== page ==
Ramstein medics provide humanitarian care in Cyprus

Senior Airman Brian Ferguson
U.S. Central Command Air Forces, Public Affairs

Securing the health of the thousands of U.S. citizens leaving Lebanon has been placed in the hands of a small group of medical personnel from the 435th Medical Group at Ramstein.

“Our people love helping,” said Capt. Chris Kurinec, who is serving as the operations officer. “We are a joint service medical component consisting of Air Force and Navy medical personnel. We have meshed perfectly.”

***image1***Nine teams make up the medical unit. The majority of the teams consist of one doctor, one nurse and one technician or corpsman.

“We came here expecting to operate out of one location,” said Captain Kurinec. “Instead, we are operating out of five locations, plus (support) helicopter and ship missions to Beirut, Lebanon.”

They are operating out of the Cyprus fairgrounds, a Cyprus port, two airports and an operations center.

American citizens are transported into the port or one of the airports in Cyprus. They are then bused to the fairgrounds were they are made as comfortable as possible as they wait for transportation back to the United States. In most cases, citizens will spend no more than 24 hours on the ground in Cyprus.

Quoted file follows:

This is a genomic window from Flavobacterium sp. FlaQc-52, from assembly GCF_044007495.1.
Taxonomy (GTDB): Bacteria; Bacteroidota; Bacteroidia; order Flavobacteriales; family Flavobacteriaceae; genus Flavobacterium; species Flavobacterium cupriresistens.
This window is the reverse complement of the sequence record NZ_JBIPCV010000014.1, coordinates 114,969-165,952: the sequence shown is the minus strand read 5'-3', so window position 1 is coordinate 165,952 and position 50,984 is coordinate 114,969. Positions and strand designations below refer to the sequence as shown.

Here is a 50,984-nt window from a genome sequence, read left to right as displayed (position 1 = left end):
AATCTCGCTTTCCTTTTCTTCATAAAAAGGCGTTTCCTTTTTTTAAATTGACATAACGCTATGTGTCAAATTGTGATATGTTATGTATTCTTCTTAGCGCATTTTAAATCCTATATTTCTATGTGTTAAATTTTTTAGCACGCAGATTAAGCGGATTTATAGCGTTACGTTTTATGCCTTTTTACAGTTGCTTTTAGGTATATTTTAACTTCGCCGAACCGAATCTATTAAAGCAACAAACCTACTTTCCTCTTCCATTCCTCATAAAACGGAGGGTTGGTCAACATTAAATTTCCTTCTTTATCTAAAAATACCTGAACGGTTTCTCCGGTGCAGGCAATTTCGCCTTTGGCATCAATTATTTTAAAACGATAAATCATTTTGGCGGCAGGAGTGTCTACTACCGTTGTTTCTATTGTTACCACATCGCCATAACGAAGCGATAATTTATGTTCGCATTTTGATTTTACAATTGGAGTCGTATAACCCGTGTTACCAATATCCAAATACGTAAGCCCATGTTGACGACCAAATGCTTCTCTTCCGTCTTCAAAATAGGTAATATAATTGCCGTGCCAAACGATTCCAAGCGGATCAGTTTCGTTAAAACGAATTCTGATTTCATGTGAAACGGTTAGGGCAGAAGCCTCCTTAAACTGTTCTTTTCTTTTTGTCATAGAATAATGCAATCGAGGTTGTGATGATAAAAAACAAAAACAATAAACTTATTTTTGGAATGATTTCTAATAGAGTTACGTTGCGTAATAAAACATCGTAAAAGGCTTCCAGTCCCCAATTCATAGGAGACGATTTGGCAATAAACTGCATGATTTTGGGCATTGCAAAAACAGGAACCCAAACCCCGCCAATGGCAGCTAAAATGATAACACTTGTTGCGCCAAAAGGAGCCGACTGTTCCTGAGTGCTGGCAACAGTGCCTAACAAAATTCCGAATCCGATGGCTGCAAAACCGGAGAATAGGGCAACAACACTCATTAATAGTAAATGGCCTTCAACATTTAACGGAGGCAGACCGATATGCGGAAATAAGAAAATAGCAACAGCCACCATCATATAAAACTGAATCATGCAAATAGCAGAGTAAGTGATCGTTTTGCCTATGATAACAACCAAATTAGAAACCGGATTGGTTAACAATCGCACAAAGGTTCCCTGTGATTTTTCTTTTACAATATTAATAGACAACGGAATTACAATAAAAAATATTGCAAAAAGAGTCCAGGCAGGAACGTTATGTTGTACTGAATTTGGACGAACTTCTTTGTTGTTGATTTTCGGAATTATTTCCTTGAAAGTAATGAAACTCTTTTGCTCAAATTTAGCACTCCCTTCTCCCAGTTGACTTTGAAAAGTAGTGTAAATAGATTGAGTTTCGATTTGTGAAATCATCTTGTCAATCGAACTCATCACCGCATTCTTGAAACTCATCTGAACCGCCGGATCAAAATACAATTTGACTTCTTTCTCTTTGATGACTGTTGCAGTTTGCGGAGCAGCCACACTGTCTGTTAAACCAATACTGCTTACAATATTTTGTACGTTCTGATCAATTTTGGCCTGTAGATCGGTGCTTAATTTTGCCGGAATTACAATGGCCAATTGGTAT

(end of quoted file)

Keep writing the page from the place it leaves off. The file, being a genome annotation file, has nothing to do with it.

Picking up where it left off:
Operating 24 hours a day, the medical members see more than 200 patients a day at their locations.

“I expected to see a lot of patients for things like dehydration and stress,” said Capt. Larita Abel, a pediatric nurse. “We are seeing those things, but we are also seeing things like headaches, diarrhea, vomiting and nausea.

“We are also seeing a lot of pediatric patients – just kids being kids,” Captain Abel said.

The Air Force medical component from the 435th MDG is a deployable, quick response medical unit consisting of doctors, nurses, public health, logistics and communications, among others.

Captain Abel said that she loves what she is doing here. The people seem very grateful, although a little frustrated considering the situation.

“Sometimes we are there just to let them vent,” said the captain, who had plans to attend a family reunion. “I am missing it, but I would not have it any other way. This is more important.”